Loving this easy to follow guide to inclusive design in Adobe’s Spectrum design system docs!
The Best of the Internets
This is an exhaustive look at CSS counters and is well worth your time.
Oftentimes, if you cannot do something on your own, the common response is “just ask for help.” However, this is not an appropriate response to a person with a cognitive disability, as they should be able to access the web with the same independence as a person without a disability.
This is a must-read!
Ethan delivered a powerful talk at New Adventures. It covers a wide range of topics including design, power, inequality, and more. Moreover it offers some suggestions for what we can do to make the web (and the world) better.
David does a great job of selling native devs on PWA as a viable approach for their projects in this extensive post.
The bigger the pipe, the more we’ll shove into it. This is an important piece from Scott Jehl. You should give it a read.
Following up on Jason’s post, Adrian offers some forms advice to Indiegogo.
It was immediately apparent that the fields had no accessible name. Despite the visible text label, nothing was programmatically associated.
C’mon people. It’s 2019. Use a fucking
label and associate it with the field using the
for attribute. If you can figure out React (or Angular or whatever), you can absolutely figure this out.
Excellent forensic investigation from Jason. Reminds me of the kind of stuff we used to do over on Web Standards Sherpa. You should absolutely read the whole thing, but I’ll give you the key takeaways here as your site may be making the same mistake as Chipotle.
There are three key takeaways from Chipotle’s order form that you should consider:
- Use HTML5 input features
- Support autofill
- Make autofill part of your test plans
This is an excellent piece on the sometimes awkward, but kind and necessary move toward true inclusion. This passage nails the problems with (typically) conservative thinking in this regard and why it’s a problem:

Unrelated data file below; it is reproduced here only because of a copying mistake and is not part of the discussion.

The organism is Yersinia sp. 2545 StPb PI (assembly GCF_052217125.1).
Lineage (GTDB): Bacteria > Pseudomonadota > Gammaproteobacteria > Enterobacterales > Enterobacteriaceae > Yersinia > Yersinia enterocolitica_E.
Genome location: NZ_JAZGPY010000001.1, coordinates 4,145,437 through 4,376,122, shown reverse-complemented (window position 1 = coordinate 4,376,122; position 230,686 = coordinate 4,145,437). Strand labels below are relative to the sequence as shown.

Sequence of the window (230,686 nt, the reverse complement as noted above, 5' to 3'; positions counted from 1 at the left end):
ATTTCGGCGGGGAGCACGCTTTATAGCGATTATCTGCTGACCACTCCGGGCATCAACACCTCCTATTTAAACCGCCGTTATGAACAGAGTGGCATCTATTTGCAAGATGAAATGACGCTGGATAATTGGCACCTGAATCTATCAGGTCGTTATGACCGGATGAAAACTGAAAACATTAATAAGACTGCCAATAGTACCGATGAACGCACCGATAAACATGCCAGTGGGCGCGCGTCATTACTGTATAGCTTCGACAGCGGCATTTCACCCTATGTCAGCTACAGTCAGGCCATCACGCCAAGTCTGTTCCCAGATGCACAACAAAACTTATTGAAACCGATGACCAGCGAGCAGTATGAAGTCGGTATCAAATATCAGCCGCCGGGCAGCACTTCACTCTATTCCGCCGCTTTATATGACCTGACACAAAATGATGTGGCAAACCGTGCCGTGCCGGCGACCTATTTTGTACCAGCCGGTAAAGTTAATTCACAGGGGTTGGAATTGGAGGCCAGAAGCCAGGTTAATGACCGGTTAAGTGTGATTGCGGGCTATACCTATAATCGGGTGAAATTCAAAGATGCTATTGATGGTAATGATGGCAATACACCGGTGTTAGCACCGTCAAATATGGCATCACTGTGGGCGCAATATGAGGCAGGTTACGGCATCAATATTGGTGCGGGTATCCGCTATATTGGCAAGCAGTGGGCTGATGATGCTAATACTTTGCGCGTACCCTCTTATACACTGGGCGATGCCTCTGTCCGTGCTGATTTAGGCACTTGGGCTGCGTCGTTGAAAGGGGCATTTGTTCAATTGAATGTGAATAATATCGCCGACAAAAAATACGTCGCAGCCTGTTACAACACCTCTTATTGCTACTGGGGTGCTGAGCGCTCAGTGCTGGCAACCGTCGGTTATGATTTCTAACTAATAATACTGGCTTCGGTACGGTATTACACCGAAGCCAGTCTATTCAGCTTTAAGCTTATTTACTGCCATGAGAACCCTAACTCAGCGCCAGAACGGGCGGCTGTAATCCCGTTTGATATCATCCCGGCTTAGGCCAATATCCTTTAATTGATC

I was a child of privilege in the small town where I spent my teenage years, but I knew plenty of kids in my public junior high and high school whose dads were “on disability,” that is to say, receiving Supplemental Security Income or Social Security Disability Insurance, really the only working-class welfare benefits left following Bill Clinton and his New Democrats’ disastrous “welfare reform.” We made fun of them, as cruel and thoughtless teenagers are wont to do. They weren’t in wheelchairs. They weren’t crippled. They could walk. They could drive. Some of them even mowed their own lawns! We had been socialized to believe that they were scammers, to be mocked simultaneously for being lazy and poor and for being conniving fraudsters on the make, getting rich off the government. The obvious contradiction of these insults made them all the worse.
Now that I am older, and aside from regretting these childhood cruelties simply for their meanness and lack of charity, I recognize the pain those men (we hardly thought of the women: another sort of insult), who could walk, yes, but could not climb the stairs, who slept upright in the living-room La-Z-Boy because it was too painful to lay flat, who had trouble with their insulin, who couldn’t hear you unless you shouted, or who were rattled by loud noises.
So much awesome content in Patty’s talk. In particular…
There was a common assertion that slow networks were a third-world challenge. Remember Facebook’s network challenges? They always talked about new markets in India and Africa. The implication is that this isn’t our problem in, say, Omaha or New York.